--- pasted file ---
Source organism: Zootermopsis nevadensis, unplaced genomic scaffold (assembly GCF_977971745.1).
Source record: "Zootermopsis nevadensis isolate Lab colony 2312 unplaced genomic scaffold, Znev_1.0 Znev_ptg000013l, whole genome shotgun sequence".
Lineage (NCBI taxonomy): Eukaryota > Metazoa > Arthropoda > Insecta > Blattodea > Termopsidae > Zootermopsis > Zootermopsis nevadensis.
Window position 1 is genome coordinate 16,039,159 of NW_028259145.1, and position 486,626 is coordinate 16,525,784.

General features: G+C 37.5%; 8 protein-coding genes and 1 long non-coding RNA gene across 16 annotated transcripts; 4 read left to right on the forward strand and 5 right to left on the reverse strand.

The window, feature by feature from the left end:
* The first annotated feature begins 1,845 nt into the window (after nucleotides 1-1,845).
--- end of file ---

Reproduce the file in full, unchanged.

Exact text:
Source organism: Zootermopsis nevadensis, unplaced genomic scaffold (assembly GCF_977971745.1).
Source record: "Zootermopsis nevadensis isolate Lab colony 2312 unplaced genomic scaffold, Znev_1.0 Znev_ptg000013l, whole genome shotgun sequence".
Lineage (NCBI taxonomy): Eukaryota > Metazoa > Arthropoda > Insecta > Blattodea > Termopsidae > Zootermopsis > Zootermopsis nevadensis.
Window position 1 is genome coordinate 16,039,159 of NW_028259145.1, and position 486,626 is coordinate 16,525,784.

General features: G+C 37.5%; 8 protein-coding genes and 1 long non-coding RNA gene across 16 annotated transcripts; 4 read left to right on the forward strand and 5 right to left on the reverse strand.

The window, feature by feature from the left end:
* The first annotated feature begins 1,845 nt into the window (after nucleotides 1-1,845).